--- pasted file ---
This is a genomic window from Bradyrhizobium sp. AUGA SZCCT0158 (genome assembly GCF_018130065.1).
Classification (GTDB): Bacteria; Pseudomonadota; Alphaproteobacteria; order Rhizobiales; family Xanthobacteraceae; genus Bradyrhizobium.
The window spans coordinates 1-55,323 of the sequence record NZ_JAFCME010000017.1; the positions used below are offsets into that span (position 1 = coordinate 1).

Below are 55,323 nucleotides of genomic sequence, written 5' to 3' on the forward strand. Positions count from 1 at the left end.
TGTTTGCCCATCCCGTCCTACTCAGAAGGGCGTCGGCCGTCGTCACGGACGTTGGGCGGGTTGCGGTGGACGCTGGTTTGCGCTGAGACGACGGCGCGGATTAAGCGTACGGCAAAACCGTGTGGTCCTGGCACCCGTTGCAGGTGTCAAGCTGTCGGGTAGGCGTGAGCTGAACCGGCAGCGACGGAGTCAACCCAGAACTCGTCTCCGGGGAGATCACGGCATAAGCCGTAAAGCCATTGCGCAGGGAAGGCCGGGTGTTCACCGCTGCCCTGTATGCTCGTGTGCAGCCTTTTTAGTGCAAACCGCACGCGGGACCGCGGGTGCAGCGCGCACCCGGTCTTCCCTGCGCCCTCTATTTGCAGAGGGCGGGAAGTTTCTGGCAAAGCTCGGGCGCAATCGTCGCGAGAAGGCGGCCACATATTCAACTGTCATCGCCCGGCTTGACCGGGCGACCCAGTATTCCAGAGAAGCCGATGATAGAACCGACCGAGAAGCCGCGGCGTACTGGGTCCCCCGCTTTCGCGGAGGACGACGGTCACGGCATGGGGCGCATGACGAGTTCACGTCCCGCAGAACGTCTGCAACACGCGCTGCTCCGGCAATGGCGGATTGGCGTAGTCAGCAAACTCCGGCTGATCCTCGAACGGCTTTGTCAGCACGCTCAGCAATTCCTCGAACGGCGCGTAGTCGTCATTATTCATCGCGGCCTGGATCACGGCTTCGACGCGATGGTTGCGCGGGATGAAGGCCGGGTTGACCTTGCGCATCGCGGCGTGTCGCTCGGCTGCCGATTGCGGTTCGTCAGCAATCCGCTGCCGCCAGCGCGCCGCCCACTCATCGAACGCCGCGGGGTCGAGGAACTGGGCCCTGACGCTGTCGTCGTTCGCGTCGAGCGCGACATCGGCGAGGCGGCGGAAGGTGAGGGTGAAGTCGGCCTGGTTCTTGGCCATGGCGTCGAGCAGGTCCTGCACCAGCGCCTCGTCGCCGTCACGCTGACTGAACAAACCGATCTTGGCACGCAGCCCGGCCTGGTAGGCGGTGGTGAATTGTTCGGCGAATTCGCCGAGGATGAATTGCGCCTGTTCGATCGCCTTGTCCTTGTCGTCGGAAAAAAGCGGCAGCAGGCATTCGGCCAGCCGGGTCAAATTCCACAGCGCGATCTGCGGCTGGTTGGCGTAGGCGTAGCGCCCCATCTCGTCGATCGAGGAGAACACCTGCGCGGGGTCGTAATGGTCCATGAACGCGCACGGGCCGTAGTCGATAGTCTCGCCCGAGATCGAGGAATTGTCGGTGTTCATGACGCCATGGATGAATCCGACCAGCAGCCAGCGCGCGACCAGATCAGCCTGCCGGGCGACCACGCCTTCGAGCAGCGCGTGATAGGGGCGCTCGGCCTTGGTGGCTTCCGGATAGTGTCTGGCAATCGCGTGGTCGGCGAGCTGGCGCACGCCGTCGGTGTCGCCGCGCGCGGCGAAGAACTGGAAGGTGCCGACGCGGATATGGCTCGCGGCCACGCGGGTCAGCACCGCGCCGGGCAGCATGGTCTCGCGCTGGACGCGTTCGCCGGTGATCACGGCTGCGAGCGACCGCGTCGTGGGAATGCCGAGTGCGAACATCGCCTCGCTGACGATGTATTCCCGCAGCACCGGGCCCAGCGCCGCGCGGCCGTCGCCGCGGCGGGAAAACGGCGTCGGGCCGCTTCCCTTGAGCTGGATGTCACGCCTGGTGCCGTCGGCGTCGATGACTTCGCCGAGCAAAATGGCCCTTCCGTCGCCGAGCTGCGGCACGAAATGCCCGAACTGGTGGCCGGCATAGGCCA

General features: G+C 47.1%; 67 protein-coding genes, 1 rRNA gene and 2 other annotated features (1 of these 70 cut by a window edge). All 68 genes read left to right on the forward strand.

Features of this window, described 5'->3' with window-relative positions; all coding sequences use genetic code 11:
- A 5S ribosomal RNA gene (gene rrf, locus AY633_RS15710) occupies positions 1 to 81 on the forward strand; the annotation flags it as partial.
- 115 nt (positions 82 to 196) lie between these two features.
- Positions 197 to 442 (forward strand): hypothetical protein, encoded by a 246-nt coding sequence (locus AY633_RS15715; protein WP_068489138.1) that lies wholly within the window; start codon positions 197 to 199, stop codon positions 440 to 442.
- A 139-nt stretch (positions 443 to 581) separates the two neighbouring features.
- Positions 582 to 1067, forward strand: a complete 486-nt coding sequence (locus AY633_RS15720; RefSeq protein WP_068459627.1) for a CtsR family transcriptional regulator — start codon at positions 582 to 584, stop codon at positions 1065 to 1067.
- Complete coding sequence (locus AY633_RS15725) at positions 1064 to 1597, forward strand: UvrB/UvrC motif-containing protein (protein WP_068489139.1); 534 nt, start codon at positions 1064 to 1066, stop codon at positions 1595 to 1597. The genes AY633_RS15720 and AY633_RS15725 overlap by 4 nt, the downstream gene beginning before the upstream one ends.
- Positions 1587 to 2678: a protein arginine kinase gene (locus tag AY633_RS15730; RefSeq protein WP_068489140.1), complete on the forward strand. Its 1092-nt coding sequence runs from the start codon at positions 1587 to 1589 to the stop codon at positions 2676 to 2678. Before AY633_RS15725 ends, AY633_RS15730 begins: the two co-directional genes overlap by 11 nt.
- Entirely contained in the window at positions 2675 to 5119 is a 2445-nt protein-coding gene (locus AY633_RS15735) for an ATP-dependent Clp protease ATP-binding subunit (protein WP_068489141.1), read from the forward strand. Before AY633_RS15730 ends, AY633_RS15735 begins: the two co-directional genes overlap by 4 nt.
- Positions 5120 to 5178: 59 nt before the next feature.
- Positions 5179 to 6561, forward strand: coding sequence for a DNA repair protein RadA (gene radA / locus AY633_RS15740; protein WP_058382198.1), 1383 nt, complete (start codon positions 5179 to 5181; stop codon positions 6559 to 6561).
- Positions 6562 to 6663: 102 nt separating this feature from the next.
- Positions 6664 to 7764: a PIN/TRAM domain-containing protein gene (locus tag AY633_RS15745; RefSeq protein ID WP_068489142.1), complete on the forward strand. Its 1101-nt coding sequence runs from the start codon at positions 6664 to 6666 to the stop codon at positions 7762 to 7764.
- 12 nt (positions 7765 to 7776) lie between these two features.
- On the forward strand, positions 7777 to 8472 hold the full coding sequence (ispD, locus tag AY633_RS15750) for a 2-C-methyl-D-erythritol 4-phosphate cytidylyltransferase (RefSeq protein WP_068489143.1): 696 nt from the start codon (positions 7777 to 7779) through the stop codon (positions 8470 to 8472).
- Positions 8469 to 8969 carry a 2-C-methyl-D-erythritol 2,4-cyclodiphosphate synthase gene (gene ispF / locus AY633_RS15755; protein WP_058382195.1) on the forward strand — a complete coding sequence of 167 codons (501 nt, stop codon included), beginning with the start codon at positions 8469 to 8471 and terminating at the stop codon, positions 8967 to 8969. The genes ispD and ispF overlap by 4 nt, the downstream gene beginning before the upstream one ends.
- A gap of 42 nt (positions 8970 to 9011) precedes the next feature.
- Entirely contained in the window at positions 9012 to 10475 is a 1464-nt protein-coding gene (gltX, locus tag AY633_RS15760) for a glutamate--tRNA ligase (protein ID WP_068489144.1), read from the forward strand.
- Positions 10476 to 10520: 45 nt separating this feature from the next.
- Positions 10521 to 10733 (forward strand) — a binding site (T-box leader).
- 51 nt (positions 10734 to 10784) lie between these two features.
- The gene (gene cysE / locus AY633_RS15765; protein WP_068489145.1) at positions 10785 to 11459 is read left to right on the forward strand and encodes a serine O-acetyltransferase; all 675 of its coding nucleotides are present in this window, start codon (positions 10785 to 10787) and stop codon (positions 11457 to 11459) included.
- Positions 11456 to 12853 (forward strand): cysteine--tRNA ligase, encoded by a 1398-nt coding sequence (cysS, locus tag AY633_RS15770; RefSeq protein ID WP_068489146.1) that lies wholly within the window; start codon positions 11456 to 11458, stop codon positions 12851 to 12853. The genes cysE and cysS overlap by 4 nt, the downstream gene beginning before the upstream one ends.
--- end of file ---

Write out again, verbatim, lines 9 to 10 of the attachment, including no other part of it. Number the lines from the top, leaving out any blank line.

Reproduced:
- 115 nt (positions 82 to 196) lie between these two features.
- Positions 197 to 442 (forward strand): hypothetical protein, encoded by a 246-nt coding sequence (locus AY633_RS15715; protein WP_068489138.1) that lies wholly within the window; start codon positions 197 to 199, stop codon positions 440 to 442.